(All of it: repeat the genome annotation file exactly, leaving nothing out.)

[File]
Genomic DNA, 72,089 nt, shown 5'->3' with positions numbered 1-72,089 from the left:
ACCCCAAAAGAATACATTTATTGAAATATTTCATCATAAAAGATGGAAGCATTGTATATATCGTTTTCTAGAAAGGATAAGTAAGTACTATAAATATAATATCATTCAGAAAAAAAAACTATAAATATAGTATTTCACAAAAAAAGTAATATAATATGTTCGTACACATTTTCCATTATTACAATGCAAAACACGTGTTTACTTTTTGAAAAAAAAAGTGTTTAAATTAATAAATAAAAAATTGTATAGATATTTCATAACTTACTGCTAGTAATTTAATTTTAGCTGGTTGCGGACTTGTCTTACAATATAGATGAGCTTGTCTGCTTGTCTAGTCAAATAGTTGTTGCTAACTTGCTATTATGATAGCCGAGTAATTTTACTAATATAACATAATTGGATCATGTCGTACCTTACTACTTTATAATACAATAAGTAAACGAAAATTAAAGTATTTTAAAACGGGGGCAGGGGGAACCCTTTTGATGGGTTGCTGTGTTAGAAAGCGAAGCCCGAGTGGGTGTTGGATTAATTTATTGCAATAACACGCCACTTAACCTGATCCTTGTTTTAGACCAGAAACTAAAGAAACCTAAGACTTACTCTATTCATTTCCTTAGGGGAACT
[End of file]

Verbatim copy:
Genomic DNA, 72,089 nt, shown 5'->3' with positions numbered 1-72,089 from the left:
ACCCCAAAAGAATACATTTATTGAAATATTTCATCATAAAAGATGGAAGCATTGTATATATCGTTTTCTAGAAAGGATAAGTAAGTACTATAAATATAATATCATTCAGAAAAAAAAACTATAAATATAGTATTTCACAAAAAAAGTAATATAATATGTTCGTACACATTTTCCATTATTACAATGCAAAACACGTGTTTACTTTTTGAAAAAAAAAGTGTTTAAATTAATAAATAAAAAATTGTATAGATATTTCATAACTTACTGCTAGTAATTTAATTTTAGCTGGTTGCGGACTTGTCTTACAATATAGATGAGCTTGTCTGCTTGTCTAGTCAAATAGTTGTTGCTAACTTGCTATTATGATAGCCGAGTAATTTTACTAATATAACATAATTGGATCATGTCGTACCTTACTACTTTATAATACAATAAGTAAACGAAAATTAAAGTATTTTAAAACGGGGGCAGGGGGAACCCTTTTGATGGGTTGCTGTGTTAGAAAGCGAAGCCCGAGTGGGTGTTGGATTAATTTATTGCAATAACACGCCACTTAACCTGATCCTTGTTTTAGACCAGAAACTAAAGAAACCTAAGACTTACTCTATTCATTTCCTTAGGGGAACT